The CME Group’s argument for eliminating the “conditional limit” in the natural gas futures market is “significantly flawed,” said IntercontinentalExchange (ICE).
The two exchanges are at odds over the conditional limit, which the Commodity Futures Trading Commission (CFTC) has provided since February 2010 for financially settled natural gas contracts during the last three days of contract trading. Under the conditional limit, a trader may carry a position in financially settled natural gas contracts (ICE H or Nymex NN) that is up to five times that of the physically settled natural gas contract’s (Nymex NG) position limit if the trader agrees not to hold a position in the natural gas contract in the last three days.
The conditional limit, which the agency seeks to codify in its proposed rule on position limits, in effect establishes a higher limit for cash-settled contracts as long as such positions are decoupled from large physical commodity holdings and the positions in physical delivery contracts that set or affect the value of cash settled positions.
“Removing or reducing the conditional limit would disrupt present market practice for the sole purpose of enhancing CME’s competitive position. CME already accounts for 97% of all U.S. futures market volumes and 70% of all natural gas derivative volumes,” ICE told the CFTC in a document filed on Friday.
“Eliminating or decreasing the conditional limit for cash-settled contracts would be a significant departure from current rules, which have the support of the broader market. In the 17 months since the conditional limit provision went into effect, natural gas prices have been lower and less volatile than historical levels,” ICE argued.
“ICE has received no complaints regarding natural gas markets during that time frame nor are we aware of any complaints received by Nymex [New York Mercantile Exchange] or the CFTC. The only party advocating for change in the well functioning status quo is CME, who is clearly biased regarding the issue and whose own analysis supports the [contention that the] change is significantly flawed,” it said.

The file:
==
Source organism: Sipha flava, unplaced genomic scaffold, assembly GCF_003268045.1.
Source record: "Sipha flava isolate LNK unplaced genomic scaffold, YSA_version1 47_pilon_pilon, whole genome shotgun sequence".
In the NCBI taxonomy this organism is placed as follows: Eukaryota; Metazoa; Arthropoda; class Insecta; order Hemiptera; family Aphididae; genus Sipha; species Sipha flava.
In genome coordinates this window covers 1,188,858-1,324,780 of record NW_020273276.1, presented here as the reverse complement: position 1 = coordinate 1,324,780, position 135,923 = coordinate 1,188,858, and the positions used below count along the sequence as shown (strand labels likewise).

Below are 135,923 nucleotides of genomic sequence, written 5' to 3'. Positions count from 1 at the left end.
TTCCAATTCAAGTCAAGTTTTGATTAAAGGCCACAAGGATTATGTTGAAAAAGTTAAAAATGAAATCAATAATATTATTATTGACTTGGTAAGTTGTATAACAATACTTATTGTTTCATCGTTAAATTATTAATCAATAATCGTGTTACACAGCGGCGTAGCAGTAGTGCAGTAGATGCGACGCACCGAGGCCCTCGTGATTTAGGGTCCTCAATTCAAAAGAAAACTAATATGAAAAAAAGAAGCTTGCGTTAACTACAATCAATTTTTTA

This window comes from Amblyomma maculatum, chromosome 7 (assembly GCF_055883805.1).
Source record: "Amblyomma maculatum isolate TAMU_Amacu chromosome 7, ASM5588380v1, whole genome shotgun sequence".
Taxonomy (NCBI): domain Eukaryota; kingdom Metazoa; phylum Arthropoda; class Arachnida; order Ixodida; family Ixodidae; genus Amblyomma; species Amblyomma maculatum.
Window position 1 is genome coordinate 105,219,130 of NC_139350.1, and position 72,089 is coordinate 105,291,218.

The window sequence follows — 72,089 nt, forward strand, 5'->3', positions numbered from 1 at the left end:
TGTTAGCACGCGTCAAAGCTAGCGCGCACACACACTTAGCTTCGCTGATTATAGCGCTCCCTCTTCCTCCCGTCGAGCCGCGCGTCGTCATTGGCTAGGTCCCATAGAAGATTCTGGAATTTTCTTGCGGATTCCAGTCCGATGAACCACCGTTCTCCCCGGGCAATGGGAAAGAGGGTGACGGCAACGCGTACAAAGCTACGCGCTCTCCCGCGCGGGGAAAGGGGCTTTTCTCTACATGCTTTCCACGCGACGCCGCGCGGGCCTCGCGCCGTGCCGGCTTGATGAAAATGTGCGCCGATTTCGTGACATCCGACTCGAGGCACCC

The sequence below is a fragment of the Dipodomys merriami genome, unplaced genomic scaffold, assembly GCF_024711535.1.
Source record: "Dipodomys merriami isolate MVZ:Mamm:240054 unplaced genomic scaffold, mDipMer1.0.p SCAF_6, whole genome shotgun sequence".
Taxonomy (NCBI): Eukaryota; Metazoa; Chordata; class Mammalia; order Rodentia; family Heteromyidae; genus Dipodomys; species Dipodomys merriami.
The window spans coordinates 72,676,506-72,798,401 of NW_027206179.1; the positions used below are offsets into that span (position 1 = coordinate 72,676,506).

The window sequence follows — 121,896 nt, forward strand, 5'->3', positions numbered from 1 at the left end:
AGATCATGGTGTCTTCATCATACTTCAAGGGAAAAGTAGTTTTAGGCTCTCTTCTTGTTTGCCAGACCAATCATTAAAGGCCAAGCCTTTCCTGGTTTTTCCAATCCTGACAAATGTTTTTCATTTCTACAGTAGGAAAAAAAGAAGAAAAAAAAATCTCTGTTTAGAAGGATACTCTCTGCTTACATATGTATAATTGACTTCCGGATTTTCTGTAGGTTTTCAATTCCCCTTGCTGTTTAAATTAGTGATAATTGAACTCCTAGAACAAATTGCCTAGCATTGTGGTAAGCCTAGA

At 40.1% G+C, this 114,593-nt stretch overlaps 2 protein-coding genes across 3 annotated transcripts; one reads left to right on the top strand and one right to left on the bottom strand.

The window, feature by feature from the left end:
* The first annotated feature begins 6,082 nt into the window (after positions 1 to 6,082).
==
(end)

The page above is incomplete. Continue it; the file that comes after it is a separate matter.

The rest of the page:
But CME begs to differ. “There is no logical basis for a Commission regulation that rewards traders for exiting the primary futures market by granting them permission to hold five times the spot limit if they only trade in a different market for the underlying commodity where delivery does not occur,” said CME, which owns and operates Nymex, the Chicago Board of Trade and the Chicago Mercantile Exchange.
“It is CME Group’s position that equivalent spot month limits for physically settled and economically equivalent and cash-settled contracts, without any conditional component, is the most appropriate and effective means for preserving market integrity and achieving the Commission’s stated objectives,” the exchange said.
“The Commission provides no justification for giving traders in the cash-settled contract five times the limit of traders who hold physically delivered futures.”
CME reportedly withdrew its analysis of the “conditional limit” from Commission consideration last week, an ICE spokesman said.
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